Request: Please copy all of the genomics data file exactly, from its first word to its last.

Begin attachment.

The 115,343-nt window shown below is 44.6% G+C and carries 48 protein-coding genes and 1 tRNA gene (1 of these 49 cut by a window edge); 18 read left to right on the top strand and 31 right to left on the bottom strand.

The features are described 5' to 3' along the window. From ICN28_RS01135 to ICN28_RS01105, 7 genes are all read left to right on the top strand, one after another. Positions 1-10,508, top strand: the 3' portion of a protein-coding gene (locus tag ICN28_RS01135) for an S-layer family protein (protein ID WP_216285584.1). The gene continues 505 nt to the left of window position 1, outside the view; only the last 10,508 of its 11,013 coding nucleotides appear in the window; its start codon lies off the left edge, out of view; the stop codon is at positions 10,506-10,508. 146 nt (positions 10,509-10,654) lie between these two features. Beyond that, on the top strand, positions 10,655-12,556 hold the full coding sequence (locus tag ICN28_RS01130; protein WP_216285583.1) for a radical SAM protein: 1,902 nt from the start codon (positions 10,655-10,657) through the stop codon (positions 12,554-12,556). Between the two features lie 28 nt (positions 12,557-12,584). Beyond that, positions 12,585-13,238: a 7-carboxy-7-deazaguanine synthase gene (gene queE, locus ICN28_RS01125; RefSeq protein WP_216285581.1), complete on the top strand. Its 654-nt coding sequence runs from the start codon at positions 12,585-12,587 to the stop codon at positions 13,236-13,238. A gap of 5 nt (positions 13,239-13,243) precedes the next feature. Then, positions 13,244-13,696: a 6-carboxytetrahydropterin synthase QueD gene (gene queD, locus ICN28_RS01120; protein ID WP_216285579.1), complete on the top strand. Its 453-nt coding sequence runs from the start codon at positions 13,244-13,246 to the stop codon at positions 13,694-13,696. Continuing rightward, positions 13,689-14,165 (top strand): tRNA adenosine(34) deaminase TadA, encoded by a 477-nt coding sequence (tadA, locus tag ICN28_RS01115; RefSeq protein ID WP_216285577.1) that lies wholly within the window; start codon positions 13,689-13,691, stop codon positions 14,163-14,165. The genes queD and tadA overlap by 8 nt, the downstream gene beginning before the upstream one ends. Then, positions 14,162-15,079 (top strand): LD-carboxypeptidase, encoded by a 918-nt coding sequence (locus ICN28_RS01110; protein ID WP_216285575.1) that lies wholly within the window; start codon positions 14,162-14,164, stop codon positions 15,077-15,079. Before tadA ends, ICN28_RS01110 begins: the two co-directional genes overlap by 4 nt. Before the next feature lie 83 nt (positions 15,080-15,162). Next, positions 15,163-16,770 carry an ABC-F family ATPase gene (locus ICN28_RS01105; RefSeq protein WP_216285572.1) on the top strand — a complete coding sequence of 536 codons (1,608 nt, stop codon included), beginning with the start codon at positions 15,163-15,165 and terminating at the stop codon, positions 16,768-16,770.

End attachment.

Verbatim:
The 115,343-nt window shown below is 44.6% G+C and carries 48 protein-coding genes and 1 tRNA gene (1 of these 49 cut by a window edge); 18 read left to right on the top strand and 31 right to left on the bottom strand.

The features are described 5' to 3' along the window. From ICN28_RS01135 to ICN28_RS01105, 7 genes are all read left to right on the top strand, one after another. Positions 1-10,508, top strand: the 3' portion of a protein-coding gene (locus tag ICN28_RS01135) for an S-layer family protein (protein ID WP_216285584.1). The gene continues 505 nt to the left of window position 1, outside the view; only the last 10,508 of its 11,013 coding nucleotides appear in the window; its start codon lies off the left edge, out of view; the stop codon is at positions 10,506-10,508. 146 nt (positions 10,509-10,654) lie between these two features. Beyond that, on the top strand, positions 10,655-12,556 hold the full coding sequence (locus tag ICN28_RS01130; protein WP_216285583.1) for a radical SAM protein: 1,902 nt from the start codon (positions 10,655-10,657) through the stop codon (positions 12,554-12,556). Between the two features lie 28 nt (positions 12,557-12,584). Beyond that, positions 12,585-13,238: a 7-carboxy-7-deazaguanine synthase gene (gene queE, locus ICN28_RS01125; RefSeq protein WP_216285581.1), complete on the top strand. Its 654-nt coding sequence runs from the start codon at positions 12,585-12,587 to the stop codon at positions 13,236-13,238. A gap of 5 nt (positions 13,239-13,243) precedes the next feature. Then, positions 13,244-13,696: a 6-carboxytetrahydropterin synthase QueD gene (gene queD, locus ICN28_RS01120; protein ID WP_216285579.1), complete on the top strand. Its 453-nt coding sequence runs from the start codon at positions 13,244-13,246 to the stop codon at positions 13,694-13,696. Continuing rightward, positions 13,689-14,165 (top strand): tRNA adenosine(34) deaminase TadA, encoded by a 477-nt coding sequence (tadA, locus tag ICN28_RS01115; RefSeq protein ID WP_216285577.1) that lies wholly within the window; start codon positions 13,689-13,691, stop codon positions 14,163-14,165. The genes queD and tadA overlap by 8 nt, the downstream gene beginning before the upstream one ends. Then, positions 14,162-15,079 (top strand): LD-carboxypeptidase, encoded by a 918-nt coding sequence (locus ICN28_RS01110; protein ID WP_216285575.1) that lies wholly within the window; start codon positions 14,162-14,164, stop codon positions 15,077-15,079. Before tadA ends, ICN28_RS01110 begins: the two co-directional genes overlap by 4 nt. Before the next feature lie 83 nt (positions 15,080-15,162). Next, positions 15,163-16,770 carry an ABC-F family ATPase gene (locus ICN28_RS01105; RefSeq protein WP_216285572.1) on the top strand — a complete coding sequence of 536 codons (1,608 nt, stop codon included), beginning with the start codon at positions 15,163-15,165 and terminating at the stop codon, positions 16,768-16,770.